Breast Cancer

Breast cancer rates are increasing worldwide, paralleling increases in type 2 diabetes, obesity, and metabolic syndrome (MetS).
Breast density, which can affect the visualization of mammography, is one of the strongest and most consistent risk factors for breast cancer.
Occupational factors such as shift work disrupt circadian rhythm and can increase breast cancer risk, and the International Agency for Research on Cancer has classified shift work as a possible carcinogen.
Several studies have shown that Ki67 is an independent prognostic factor in patients with breast cancer, and Ki67 is included in the Oncotype DX test that estimates the likelihood of breast cancer recurrence and the need for chemotherapy.
Duloxetine relieved musculoskeletal symptoms in a significant proportion of postmenopausal patients with breast cancer receiving treatment with aromatase inhibitors (AIs) in a randomized trial (SWOG S1202).
Measuring the Ki67 protein, along with traditional risk factors such as tumor size and molecular characteristics, may make it possible to avoid sentinel node biopsy in women aged >50 years with breast cancer.

Women with clinicopathologic high-risk breast cancer had nearly a 50% reduction in prescription chemotherapy, with no increased risk for metastatic recurrence when a cancer gene–based assay was used to guide treatment decision­-making, according to new data presented at the 2016 American Association for Cancer Research meeting.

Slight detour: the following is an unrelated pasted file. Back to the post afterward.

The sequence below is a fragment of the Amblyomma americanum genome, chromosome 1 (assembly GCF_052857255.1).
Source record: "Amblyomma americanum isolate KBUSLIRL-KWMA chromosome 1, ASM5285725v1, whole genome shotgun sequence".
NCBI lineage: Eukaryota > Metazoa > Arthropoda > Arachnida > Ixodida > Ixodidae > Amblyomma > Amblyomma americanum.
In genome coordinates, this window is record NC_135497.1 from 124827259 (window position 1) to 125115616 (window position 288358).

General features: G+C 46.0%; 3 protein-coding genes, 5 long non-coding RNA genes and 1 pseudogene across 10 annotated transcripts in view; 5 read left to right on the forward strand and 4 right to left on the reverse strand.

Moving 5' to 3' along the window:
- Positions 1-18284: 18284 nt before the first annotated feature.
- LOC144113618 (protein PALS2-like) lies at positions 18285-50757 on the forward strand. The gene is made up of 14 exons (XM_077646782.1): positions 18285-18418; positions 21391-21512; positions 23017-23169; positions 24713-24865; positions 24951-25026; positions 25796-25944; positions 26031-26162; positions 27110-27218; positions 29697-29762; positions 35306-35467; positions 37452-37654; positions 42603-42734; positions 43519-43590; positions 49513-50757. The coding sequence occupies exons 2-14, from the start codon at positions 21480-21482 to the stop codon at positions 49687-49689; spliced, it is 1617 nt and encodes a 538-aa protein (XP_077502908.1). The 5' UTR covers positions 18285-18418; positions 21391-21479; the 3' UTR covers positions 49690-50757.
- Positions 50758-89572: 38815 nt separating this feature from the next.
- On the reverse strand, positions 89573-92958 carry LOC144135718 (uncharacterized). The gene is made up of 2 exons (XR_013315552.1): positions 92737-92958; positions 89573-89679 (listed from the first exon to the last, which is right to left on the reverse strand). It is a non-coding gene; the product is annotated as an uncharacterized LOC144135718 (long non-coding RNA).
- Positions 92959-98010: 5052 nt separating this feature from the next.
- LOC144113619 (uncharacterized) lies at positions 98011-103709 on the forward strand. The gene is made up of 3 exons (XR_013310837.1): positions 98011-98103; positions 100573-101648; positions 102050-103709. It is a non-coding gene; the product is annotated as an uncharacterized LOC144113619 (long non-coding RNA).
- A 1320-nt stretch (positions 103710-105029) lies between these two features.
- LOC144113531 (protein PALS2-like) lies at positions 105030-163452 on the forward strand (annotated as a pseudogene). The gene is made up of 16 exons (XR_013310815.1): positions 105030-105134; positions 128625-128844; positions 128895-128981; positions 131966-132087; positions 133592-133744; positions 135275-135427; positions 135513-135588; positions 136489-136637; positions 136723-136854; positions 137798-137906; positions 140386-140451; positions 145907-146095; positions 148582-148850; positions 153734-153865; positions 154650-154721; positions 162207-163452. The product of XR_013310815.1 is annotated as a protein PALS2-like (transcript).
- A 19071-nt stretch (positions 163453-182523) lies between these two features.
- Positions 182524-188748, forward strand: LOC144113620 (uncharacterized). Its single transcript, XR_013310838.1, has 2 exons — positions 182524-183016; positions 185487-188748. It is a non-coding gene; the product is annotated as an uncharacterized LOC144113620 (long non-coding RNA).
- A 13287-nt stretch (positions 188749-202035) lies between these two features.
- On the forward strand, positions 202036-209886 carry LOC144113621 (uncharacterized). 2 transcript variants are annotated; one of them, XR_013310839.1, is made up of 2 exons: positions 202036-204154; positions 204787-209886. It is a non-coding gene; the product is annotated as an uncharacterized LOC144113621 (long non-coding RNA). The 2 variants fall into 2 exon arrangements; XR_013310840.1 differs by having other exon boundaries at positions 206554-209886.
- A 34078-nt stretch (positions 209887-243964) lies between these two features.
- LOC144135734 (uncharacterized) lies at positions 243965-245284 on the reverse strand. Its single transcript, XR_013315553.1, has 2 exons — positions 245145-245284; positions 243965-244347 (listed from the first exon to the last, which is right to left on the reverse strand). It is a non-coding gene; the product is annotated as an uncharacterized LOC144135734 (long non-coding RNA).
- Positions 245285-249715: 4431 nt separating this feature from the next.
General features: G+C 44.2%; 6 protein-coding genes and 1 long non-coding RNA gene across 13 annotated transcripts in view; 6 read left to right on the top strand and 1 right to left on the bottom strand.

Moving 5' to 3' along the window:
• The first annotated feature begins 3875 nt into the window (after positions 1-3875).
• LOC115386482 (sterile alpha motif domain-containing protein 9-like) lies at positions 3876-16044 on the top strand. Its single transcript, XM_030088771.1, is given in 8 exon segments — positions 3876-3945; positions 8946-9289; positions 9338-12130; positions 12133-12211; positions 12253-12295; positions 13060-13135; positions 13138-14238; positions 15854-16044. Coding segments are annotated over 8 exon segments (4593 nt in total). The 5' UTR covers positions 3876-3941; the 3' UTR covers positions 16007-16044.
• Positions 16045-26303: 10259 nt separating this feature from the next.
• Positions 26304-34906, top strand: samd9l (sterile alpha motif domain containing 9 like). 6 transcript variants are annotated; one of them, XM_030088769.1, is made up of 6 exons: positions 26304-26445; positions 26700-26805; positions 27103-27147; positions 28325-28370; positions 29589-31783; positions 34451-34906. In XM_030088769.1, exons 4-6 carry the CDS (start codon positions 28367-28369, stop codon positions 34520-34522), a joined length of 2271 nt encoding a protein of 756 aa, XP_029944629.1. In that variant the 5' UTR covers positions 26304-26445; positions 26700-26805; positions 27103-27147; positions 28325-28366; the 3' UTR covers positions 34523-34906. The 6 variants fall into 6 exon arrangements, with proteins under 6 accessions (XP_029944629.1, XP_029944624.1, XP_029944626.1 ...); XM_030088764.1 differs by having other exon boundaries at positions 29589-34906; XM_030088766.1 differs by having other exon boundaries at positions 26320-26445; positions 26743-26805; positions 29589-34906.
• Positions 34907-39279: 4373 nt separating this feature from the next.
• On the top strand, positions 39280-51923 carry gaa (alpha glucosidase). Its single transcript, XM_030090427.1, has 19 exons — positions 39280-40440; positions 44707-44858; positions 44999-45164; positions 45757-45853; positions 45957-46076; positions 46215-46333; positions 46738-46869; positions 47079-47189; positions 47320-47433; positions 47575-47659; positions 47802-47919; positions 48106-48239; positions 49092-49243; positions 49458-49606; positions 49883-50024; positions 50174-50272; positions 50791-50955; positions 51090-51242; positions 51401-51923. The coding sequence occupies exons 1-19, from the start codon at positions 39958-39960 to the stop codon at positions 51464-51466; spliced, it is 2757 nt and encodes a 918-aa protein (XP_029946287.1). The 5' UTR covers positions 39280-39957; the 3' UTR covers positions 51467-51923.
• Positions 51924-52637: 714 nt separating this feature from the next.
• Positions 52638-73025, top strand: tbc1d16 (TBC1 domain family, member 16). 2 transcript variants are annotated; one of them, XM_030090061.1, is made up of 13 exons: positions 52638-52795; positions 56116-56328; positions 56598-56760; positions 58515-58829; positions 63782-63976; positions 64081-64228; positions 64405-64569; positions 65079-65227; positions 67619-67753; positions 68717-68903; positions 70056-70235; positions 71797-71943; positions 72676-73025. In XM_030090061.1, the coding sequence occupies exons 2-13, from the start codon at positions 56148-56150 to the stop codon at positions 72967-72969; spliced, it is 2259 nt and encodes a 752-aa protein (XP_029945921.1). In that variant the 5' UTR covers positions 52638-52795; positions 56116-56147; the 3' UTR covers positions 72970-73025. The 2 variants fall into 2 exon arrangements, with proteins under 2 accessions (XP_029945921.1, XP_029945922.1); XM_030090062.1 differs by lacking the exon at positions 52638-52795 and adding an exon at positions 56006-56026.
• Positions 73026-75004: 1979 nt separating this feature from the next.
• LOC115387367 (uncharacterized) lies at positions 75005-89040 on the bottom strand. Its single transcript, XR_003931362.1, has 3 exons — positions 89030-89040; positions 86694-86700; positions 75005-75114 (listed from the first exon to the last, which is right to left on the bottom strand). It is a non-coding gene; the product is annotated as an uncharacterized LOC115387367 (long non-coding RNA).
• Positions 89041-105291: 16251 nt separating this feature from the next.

Women with clinicopathologic high-risk breast cancer had nearly a 50% reduction in prescription chemotherapy, with no increased risk for metastatic recurrence when a cancer gene–based assay was used to guide treatment decision­-making, according to new data presented at the 2016 American Association for Cancer Research meeting.

In patients with hormone receptor (HR)-positive, locally advanced or metastatic breast cancer, treatment with fulvestrant (Faslodex) demonstrated superiority over anastrozole (Arimidex) in achieving extended progression-free survival, according to a recent press release from AstraZeneca.

For protection against breast cancer recurrence, results from one recently reported study can best be described as “good news, bad news.”

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